*That grief is not going to fade away among fans completely for a long, long time, because this one is going to be remembered for years. But players and coaches don't have that luxury--and at the end of the day, despite the disappointment, one suspects Roy Williams will hit the hay Saturday night feeling better about his basketball team than when the day began. Coming off a thoroughly sluggish effort against Akron, the Tar Heels turned in a great performance against another very strong opposition, a performance that featured plenty of good team basketball and clutch plays, at different times, from literally every one of the top 7 players. While plenty of mistakes were made on both sides, especially as fatigue wore on, this game boasted no goats or villains, only heroes in both uniforms.
*What transformed this contest from merely a great Tobacco Road game to an all-time classic was the scintillating play on both ends in the first overtime, as each club racked up 16 points and seemed incapable of missing. But late free throw woes from the tiring Tar Heels gave the Deacons a reprieve, and Wake ran a clever out of bounds play that led to Melvin Scott fouling jump shooter Chris Paul. In the second overtime, Wake Forest's commitment to take to the ball to the basket finally led to foul number five for Sean May, who was a split second late defending Jamaal Levy's drive. The Tar Heels were fortunate that the Deacons did not immediately capitalize in the form of Eric Williams, as both teams hit a cold spell in which both shot selection and shooting touch went by the wayside. Rashad McCants, who had helped keep Carolina in the game with this 3-point shooting in the first overtime, surprisingly missed two free throws as a sub for the injured Felton with the score 106-104 in the final minute, and Wake again took advantage through Williams inside to force five more minutes.
*Wake is too well-coached a team to not eventually exploit the opening in the middle May's absence created, and after Taron Downey's clutch 3 to cut UNC's lead to 111-110 in the third overtime, Williams simply took over, while the worn-out Heels ran out of backdoor cuts, tap-ins, and clutch 3 point shooting. The execution on the last offensive set for Carolina was disappointing, with first McCants and then Felton left in the position of trying to free themselves for a 3 point shot via a one-on-one move, but credit Wake's tenacious defense as well.
*All in all, simply a great game, the kind of game where it seems ungracious to harp excessively over physical and mental mistakes (even though there were plenty of each). Over the course of the fifty-five minutes, if one had to point to a single difference-maker, probably the best place to look is Wake Forest freshman center Kyle Visser. Visser's presence as that effective extra big body gave Wake Forest the one thing the Tar Heels currently lack, and his six field goals, five of them layups, were absolutely vital. At the moment, Carolina doesn't have a reserve anywhere near capable of making the kind of frontcourt contribution Visser made on Saturday.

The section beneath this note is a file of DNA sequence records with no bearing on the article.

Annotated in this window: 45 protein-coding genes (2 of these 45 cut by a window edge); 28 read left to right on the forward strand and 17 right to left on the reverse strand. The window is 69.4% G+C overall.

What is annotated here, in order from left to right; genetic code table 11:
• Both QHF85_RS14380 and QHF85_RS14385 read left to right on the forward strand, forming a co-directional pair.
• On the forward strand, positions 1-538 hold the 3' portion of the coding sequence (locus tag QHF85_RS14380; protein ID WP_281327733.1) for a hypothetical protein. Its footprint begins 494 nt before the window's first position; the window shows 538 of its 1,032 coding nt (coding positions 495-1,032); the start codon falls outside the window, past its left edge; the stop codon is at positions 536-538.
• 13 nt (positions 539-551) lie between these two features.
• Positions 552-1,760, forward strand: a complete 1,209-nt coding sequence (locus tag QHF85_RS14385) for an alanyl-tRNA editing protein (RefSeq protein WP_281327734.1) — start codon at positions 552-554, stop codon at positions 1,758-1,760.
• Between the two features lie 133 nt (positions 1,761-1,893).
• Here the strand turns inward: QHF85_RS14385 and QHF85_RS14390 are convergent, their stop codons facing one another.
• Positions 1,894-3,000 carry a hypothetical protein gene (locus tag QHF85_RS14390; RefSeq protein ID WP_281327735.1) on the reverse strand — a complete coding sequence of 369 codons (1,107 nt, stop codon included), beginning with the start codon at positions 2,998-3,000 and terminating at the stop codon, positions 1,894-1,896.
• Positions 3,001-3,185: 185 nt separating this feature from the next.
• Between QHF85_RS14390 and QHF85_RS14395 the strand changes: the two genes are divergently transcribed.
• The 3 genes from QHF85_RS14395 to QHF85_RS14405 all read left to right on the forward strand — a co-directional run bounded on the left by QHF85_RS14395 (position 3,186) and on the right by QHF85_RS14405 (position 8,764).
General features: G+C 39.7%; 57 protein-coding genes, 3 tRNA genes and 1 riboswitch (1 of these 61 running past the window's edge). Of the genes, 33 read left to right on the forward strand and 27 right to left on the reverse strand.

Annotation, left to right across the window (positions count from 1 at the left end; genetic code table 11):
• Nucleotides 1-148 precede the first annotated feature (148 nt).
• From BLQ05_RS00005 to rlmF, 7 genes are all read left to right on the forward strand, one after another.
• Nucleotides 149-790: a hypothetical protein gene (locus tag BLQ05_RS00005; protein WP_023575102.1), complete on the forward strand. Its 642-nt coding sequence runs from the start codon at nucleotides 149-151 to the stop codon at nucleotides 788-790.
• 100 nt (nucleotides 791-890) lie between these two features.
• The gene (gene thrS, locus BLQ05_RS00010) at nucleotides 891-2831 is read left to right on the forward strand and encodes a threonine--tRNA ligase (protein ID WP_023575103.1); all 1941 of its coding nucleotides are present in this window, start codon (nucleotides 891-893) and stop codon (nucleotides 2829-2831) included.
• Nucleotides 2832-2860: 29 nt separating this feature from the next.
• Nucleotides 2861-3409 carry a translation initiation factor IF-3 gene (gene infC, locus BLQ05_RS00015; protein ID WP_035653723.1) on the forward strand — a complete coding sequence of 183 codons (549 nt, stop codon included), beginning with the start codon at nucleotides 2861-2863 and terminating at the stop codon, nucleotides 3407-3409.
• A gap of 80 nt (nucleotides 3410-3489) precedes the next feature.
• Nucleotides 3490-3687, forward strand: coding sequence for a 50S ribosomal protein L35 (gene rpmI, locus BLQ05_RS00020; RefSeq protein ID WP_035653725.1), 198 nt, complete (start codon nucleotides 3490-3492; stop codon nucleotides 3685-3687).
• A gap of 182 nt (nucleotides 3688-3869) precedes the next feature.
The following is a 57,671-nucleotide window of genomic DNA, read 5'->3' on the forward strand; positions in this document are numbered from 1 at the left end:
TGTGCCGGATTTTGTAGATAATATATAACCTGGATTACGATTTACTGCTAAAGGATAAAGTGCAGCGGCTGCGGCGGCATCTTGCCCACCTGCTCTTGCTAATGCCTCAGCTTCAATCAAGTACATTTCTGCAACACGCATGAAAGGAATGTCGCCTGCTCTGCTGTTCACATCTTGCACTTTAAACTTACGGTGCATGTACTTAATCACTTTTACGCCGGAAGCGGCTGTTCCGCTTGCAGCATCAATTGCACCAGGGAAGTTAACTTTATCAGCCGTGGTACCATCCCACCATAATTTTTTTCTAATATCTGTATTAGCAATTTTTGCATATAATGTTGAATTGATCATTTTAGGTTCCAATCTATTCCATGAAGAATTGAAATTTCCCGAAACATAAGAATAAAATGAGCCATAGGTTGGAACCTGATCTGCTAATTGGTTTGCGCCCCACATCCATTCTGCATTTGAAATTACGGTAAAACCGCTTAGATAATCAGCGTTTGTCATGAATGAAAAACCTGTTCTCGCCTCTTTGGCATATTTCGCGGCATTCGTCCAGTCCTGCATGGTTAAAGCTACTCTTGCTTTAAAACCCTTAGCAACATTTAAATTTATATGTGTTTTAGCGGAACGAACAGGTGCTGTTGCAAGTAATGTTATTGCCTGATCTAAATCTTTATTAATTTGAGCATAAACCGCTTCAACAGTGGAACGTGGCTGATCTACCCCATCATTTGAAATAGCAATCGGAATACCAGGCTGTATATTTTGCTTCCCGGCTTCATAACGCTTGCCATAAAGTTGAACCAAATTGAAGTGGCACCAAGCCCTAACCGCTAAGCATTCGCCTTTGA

*On the other hand, although Noel did play and did play hard, it would be misleading to describe Carolina as at "full strength" for this one. Noel was out of sync for the most part in regulation, not surprisingly, although he did contribute an athletic tap-in in the first half. With May and Felton's departures in the second overtime, Noel was drafted back into service and responded with a great blocked shot and a clutch 3, but his overall contribution Saturday was far smaller than it will be once he gets fully back in the swing of things. Hopefully that will not take too long.
*In any case, there is little reason for Carolina's players or supporters to lose heart after this one. True, one can pessimistically observe that the Tar Heels lost a home game despite playing probably their best game of the year so far, and did so even though they avoided early foul trouble to May and Felton (season-long worries), and even though they had a fistful of chances to put this one into the W column. And, have no doubt, this L is a big blow to any aspirations Carolina might have for winning the ACC regular season race.
But focusing too much on those facts would conceal a larger truth: Carolina is back playing basketball at a very high level, and is going to be a treat to watch the next four months as the Tar Heels continue to improve. There is no shame in losing a game worthy of an ACC Tournament or NCAA Regional Final, and no reason to think Carolina will not have a fighting chance to reverse this result in Winston-Salem come February, or perhaps later on in tournament play. It would be presumptuous to even begin to put this team in the same breath as the 1992-93 title team, but if this Wake loss can be compared to anything, it most feels like the heartbreaking December loss that Tar Heel team suffered to Michigan in Hawaii on a Jalen Rose tap at the buzzer.
That loss, too, was extremely disappointing at the time, but members of that '93 team later said that the game actually increased their confidence as well as their resolve. Hopefully, once the disappointment begins to fade and the sore legs begin to get their bounce back, this year's edition of the Tar Heels will come to feel the same way about Saturday's epic loss.
Thad Williamson is author of More Than a Game: Why North Carolina Basketball Means So Much To So Many, available at www.dollarsandsense.org/bookstore.html. You can email Thad at firstname.lastname@example.org.